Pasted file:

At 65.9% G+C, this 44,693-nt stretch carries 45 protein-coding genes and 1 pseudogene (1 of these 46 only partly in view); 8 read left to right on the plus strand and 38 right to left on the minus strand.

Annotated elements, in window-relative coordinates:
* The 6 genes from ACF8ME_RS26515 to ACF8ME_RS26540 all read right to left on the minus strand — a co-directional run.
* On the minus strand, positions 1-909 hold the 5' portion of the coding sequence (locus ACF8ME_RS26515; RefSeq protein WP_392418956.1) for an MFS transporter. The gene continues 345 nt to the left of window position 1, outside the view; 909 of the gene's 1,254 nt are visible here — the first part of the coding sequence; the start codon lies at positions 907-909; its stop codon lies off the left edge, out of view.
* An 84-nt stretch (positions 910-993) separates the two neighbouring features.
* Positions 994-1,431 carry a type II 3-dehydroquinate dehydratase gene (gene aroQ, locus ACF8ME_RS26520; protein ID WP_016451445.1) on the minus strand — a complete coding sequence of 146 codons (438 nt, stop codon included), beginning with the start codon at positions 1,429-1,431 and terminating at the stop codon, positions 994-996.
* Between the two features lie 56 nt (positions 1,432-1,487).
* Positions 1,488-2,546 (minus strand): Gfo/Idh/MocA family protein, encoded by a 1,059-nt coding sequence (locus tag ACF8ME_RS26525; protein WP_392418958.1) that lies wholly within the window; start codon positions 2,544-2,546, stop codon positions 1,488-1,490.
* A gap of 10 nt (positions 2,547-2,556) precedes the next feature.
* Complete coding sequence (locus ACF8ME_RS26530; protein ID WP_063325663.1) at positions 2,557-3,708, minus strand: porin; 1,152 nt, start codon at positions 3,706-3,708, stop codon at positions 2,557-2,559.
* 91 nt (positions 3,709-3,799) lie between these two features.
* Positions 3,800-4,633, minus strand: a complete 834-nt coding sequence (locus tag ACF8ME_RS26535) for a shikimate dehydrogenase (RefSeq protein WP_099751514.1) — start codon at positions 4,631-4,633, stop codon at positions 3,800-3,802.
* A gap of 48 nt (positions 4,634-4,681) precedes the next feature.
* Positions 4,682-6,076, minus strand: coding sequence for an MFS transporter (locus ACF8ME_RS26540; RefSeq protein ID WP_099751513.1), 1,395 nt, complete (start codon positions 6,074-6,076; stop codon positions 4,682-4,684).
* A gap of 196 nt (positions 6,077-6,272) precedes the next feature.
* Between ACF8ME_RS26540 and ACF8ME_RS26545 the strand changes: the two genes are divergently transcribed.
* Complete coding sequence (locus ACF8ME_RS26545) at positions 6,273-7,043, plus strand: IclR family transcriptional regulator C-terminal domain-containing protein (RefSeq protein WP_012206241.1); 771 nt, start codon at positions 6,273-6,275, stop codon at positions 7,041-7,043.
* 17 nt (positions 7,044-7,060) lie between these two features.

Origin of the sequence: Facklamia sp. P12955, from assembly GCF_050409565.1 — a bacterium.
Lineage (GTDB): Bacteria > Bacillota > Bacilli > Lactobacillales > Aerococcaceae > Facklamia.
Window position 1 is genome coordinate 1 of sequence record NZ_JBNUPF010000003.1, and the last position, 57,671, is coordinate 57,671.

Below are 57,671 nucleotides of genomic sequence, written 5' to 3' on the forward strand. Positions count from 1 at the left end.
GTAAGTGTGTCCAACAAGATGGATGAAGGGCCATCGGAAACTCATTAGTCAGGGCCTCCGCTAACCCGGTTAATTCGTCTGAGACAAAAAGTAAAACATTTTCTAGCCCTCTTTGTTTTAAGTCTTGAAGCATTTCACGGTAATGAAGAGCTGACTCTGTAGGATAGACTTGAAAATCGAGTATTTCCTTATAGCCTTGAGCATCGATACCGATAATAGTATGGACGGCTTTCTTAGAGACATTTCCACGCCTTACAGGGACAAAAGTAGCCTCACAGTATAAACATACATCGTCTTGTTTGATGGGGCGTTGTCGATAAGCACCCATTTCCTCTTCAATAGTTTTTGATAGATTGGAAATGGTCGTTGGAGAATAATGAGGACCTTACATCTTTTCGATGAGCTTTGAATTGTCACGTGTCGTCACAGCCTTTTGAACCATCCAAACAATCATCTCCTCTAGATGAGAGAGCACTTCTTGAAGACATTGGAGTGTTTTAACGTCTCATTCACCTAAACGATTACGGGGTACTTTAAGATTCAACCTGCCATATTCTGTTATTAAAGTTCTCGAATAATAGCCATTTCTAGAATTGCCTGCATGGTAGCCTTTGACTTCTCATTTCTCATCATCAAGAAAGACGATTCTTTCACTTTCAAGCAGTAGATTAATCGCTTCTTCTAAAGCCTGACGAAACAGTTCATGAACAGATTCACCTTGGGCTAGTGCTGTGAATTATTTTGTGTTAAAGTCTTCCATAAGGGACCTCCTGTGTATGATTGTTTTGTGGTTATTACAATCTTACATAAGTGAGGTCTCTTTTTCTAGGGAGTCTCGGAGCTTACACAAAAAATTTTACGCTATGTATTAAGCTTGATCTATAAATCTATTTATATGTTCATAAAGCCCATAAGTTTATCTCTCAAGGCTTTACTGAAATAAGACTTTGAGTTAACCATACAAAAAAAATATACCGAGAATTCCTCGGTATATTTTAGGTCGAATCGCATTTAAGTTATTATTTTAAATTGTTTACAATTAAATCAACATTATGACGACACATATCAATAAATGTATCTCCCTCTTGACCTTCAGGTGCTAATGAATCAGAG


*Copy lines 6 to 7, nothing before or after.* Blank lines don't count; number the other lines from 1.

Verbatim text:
* Positions 994-1,431 carry a type II 3-dehydroquinate dehydratase gene (gene aroQ, locus ACF8ME_RS26520; protein ID WP_016451445.1) on the minus strand — a complete coding sequence of 146 codons (438 nt, stop codon included), beginning with the start codon at positions 1,429-1,431 and terminating at the stop codon, positions 994-996.
* Between the two features lie 56 nt (positions 1,432-1,487).